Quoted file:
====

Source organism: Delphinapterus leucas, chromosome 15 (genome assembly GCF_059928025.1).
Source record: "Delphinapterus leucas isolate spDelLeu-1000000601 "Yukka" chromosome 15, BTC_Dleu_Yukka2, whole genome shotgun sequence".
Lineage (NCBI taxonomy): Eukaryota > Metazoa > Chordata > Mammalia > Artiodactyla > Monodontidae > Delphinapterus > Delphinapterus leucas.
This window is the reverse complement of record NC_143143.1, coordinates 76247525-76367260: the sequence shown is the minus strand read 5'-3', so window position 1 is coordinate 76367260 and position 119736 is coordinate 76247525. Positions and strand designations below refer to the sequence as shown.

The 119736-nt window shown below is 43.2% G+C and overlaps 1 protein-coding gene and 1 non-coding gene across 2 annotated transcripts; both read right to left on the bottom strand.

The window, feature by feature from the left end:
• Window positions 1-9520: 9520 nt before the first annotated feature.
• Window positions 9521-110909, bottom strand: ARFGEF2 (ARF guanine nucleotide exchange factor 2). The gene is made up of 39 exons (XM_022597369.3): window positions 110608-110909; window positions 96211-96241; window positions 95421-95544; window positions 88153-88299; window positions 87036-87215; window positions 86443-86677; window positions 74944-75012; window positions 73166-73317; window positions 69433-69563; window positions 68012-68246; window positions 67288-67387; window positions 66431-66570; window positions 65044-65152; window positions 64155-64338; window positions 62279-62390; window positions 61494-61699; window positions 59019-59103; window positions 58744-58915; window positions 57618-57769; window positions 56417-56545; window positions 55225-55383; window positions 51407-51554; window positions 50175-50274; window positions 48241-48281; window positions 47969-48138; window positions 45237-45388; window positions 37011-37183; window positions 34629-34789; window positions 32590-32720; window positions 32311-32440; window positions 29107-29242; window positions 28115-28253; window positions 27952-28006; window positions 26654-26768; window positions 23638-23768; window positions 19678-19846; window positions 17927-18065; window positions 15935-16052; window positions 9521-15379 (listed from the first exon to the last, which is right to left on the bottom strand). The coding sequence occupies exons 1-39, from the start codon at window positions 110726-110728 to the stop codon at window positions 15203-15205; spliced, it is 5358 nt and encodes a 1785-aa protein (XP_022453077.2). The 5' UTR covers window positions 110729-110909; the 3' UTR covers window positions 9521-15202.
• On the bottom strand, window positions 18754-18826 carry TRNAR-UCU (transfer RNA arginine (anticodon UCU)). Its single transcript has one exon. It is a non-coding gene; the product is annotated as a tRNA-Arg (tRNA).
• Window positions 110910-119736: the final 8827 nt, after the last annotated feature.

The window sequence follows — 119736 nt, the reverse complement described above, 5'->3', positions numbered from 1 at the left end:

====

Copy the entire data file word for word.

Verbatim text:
Source organism: Delphinapterus leucas, chromosome 15 (genome assembly GCF_059928025.1).
Source record: "Delphinapterus leucas isolate spDelLeu-1000000601 "Yukka" chromosome 15, BTC_Dleu_Yukka2, whole genome shotgun sequence".
Lineage (NCBI taxonomy): Eukaryota > Metazoa > Chordata > Mammalia > Artiodactyla > Monodontidae > Delphinapterus > Delphinapterus leucas.
This window is the reverse complement of record NC_143143.1, coordinates 76247525-76367260: the sequence shown is the minus strand read 5'-3', so window position 1 is coordinate 76367260 and position 119736 is coordinate 76247525. Positions and strand designations below refer to the sequence as shown.

The 119736-nt window shown below is 43.2% G+C and overlaps 1 protein-coding gene and 1 non-coding gene across 2 annotated transcripts; both read right to left on the bottom strand.

The window, feature by feature from the left end:
• Window positions 1-9520: 9520 nt before the first annotated feature.
• Window positions 9521-110909, bottom strand: ARFGEF2 (ARF guanine nucleotide exchange factor 2). The gene is made up of 39 exons (XM_022597369.3): window positions 110608-110909; window positions 96211-96241; window positions 95421-95544; window positions 88153-88299; window positions 87036-87215; window positions 86443-86677; window positions 74944-75012; window positions 73166-73317; window positions 69433-69563; window positions 68012-68246; window positions 67288-67387; window positions 66431-66570; window positions 65044-65152; window positions 64155-64338; window positions 62279-62390; window positions 61494-61699; window positions 59019-59103; window positions 58744-58915; window positions 57618-57769; window positions 56417-56545; window positions 55225-55383; window positions 51407-51554; window positions 50175-50274; window positions 48241-48281; window positions 47969-48138; window positions 45237-45388; window positions 37011-37183; window positions 34629-34789; window positions 32590-32720; window positions 32311-32440; window positions 29107-29242; window positions 28115-28253; window positions 27952-28006; window positions 26654-26768; window positions 23638-23768; window positions 19678-19846; window positions 17927-18065; window positions 15935-16052; window positions 9521-15379 (listed from the first exon to the last, which is right to left on the bottom strand). The coding sequence occupies exons 1-39, from the start codon at window positions 110726-110728 to the stop codon at window positions 15203-15205; spliced, it is 5358 nt and encodes a 1785-aa protein (XP_022453077.2). The 5' UTR covers window positions 110729-110909; the 3' UTR covers window positions 9521-15202.
• On the bottom strand, window positions 18754-18826 carry TRNAR-UCU (transfer RNA arginine (anticodon UCU)). Its single transcript has one exon. It is a non-coding gene; the product is annotated as a tRNA-Arg (tRNA).
• Window positions 110910-119736: the final 8827 nt, after the last annotated feature.

The window sequence follows — 119736 nt, the reverse complement described above, 5'->3', positions numbered from 1 at the left end: